sakura pink

In 1841, William Whitfield, a whaling captain from Fairhaven, Massachusetts, rescued Manjiro, a shipwrecked Japanese fisherman, from a deserted island. Manjiro accompanied Captain Whitfield back to Massachusetts, where he learned English, became the first Japanese person to live in the United States, and later distinguished himself as an interpreter and government advisor during the opening of Japan to the West. Through the years, the friendship between the two men never wavered. The Whitfield-Manjiro Friendship Society celebrates and continues this storied friendship through Japanese-American cultural exchange and the conservation of historic Fairhaven landmarks that tell Manjiro’s story.

Tour Information

You should decide if you wish to tour just the Friendship House Museum or the entire Manjiro Trail (which includes the museum).  The Manjiro Trail brochure can be downloaded from this website in English or Japanese.  All tours of the museum and the Manjiro Trail will be by appointment only.

Note that the Millicent Library (1st stop on the Manjiro Trail) is not open on Sundays or holidays.

The museum tour takes about 45 minutes and the Manjiro Trail takes about 2.5 hours.  You can contact us by email at:

or by phoning 508-995-1219.  You can also leave a message at our office at 508-858-5303.  Gerry’s cell phone is:  508-269-4659.

Masks are optional.

We look forward to hosting your visit to the place where Captain Whitfield and Manjiro shared time and space.

Our Venues

Plan Your Visit

The Whitfield-Manjiro Friendship Society invites you to the beautiful town of Fairhaven, Massachusetts to visit historical and cultural properties instrumental to Manjiro’s early life.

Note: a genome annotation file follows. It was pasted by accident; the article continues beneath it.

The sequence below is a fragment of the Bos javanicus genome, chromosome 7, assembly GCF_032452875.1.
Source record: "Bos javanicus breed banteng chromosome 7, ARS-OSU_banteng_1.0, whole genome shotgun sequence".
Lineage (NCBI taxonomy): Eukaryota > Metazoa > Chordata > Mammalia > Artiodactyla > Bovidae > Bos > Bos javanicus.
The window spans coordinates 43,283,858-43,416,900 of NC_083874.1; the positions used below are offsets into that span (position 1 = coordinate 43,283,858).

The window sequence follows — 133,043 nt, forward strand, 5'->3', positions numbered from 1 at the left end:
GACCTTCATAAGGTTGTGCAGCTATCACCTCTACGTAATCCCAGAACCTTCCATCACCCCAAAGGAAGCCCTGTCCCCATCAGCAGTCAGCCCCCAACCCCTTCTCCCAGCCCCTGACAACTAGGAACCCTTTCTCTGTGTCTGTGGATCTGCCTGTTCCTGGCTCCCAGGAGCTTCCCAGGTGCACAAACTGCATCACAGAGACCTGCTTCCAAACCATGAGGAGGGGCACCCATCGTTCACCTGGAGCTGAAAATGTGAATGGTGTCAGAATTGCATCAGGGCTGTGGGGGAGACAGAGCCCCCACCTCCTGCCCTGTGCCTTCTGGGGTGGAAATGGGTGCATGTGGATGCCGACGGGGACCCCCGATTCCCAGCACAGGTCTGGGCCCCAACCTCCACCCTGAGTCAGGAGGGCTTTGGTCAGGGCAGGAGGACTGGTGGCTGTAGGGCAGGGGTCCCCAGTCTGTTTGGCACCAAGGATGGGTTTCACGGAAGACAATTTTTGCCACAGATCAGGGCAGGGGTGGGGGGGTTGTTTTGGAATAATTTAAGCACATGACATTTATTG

Captain Whitfield’s former home, located just outside downtown Fairhaven, is the first house in which Manjiro lived after he arrived in Massachusetts.


In Fairhaven, Manjiro went to his first school ever. He later learned higher level math, navigation and surveying at the Bartlett School. Herein we urge you to visit those local sites which were pertinent to his life in this area.

Learn more

Manjiro's incredible journey

Read more about Manjiro, his life and legacy, and learn more about our Society and all the programs and events we offer.


In 1841, a young Japanese boy of 14 years named Manjiro was the man of his family, having lost his father at the age of eight. He sought to be a fisherman in order to help support his mother and four siblings. On January 7, his boat was caught in a terrifying storm, which blew it off course to Torishima Island, where it crashed on January 13th.



See highlights from our events and programs throughout the last few years and view upcoming events.


What our visitors are saying

Hello. I am from America and I am reading the Heart of the Samurai book. I am exploring this cool website. It is cool beans!

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  • Olive C.

About 10 years ago (I don't recall the exact year) I was invited by The John Manjiro Society to participate in a cultural exchange with several USA members of the USA Wheelchair Marathon Team. After our race in Oita City we travelled with guides to Kagashima, Nagasaki, and as far south as Sakurajima before an extended stay in Tokyo where we participated in many cultural activities. Although I have visited Japan to race a total of 9 times that visit was by far the most memorable and enjoyable for me and my teammates. I want to thank your Society again for that wonderful opportunity and to wish you well in your ongoing efforts to foster friendship in the USA by keeping the John Manjiro story vibrant.

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  • Joseph M Dowling

In 2006, I was awarded a Japan-Fulbright Memorial Fund Scholarship (completely paid by the Japanese govt.) to travel to Japan and learn and experience the educational system. It was 3 weeks filled with wonder and beauty. This website truly pays homage to Manjiro. Thank you. ( I am a 1974 grad of FHS.)

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  • Eva Bisaillon, EdD